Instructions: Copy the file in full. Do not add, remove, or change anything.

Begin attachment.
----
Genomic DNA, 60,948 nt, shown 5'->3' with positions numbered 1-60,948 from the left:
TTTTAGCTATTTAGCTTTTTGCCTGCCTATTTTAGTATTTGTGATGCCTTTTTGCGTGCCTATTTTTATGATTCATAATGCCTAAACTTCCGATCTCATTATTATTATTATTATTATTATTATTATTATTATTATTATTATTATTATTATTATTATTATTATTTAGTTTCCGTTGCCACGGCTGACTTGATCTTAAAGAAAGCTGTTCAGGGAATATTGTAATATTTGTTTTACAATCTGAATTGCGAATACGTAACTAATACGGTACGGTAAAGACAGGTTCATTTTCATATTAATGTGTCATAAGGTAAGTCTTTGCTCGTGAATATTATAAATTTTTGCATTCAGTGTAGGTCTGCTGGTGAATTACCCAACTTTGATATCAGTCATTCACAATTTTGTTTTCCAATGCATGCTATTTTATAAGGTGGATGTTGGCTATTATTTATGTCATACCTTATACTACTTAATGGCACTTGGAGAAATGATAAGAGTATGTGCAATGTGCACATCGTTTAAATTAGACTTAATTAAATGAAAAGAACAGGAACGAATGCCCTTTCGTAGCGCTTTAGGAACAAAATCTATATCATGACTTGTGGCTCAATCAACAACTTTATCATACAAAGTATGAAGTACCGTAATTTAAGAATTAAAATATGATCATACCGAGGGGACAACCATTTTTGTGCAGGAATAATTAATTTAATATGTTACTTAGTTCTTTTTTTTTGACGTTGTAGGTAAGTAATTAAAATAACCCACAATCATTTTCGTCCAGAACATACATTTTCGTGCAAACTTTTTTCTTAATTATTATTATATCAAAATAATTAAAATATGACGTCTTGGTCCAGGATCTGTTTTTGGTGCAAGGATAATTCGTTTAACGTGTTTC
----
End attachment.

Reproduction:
Genomic DNA, 60,948 nt, shown 5'->3' with positions numbered 1-60,948 from the left:
TTTTAGCTATTTAGCTTTTTGCCTGCCTATTTTAGTATTTGTGATGCCTTTTTGCGTGCCTATTTTTATGATTCATAATGCCTAAACTTCCGATCTCATTATTATTATTATTATTATTATTATTATTATTATTATTATTATTATTATTATTATTATTATTATTTAGTTTCCGTTGCCACGGCTGACTTGATCTTAAAGAAAGCTGTTCAGGGAATATTGTAATATTTGTTTTACAATCTGAATTGCGAATACGTAACTAATACGGTACGGTAAAGACAGGTTCATTTTCATATTAATGTGTCATAAGGTAAGTCTTTGCTCGTGAATATTATAAATTTTTGCATTCAGTGTAGGTCTGCTGGTGAATTACCCAACTTTGATATCAGTCATTCACAATTTTGTTTTCCAATGCATGCTATTTTATAAGGTGGATGTTGGCTATTATTTATGTCATACCTTATACTACTTAATGGCACTTGGAGAAATGATAAGAGTATGTGCAATGTGCACATCGTTTAAATTAGACTTAATTAAATGAAAAGAACAGGAACGAATGCCCTTTCGTAGCGCTTTAGGAACAAAATCTATATCATGACTTGTGGCTCAATCAACAACTTTATCATACAAAGTATGAAGTACCGTAATTTAAGAATTAAAATATGATCATACCGAGGGGACAACCATTTTTGTGCAGGAATAATTAATTTAATATGTTACTTAGTTCTTTTTTTTTGACGTTGTAGGTAAGTAATTAAAATAACCCACAATCATTTTCGTCCAGAACATACATTTTCGTGCAAACTTTTTTCTTAATTATTATTATATCAAAATAATTAAAATATGACGTCTTGGTCCAGGATCTGTTTTTGGTGCAAGGATAATTCGTTTAACGTGTTTC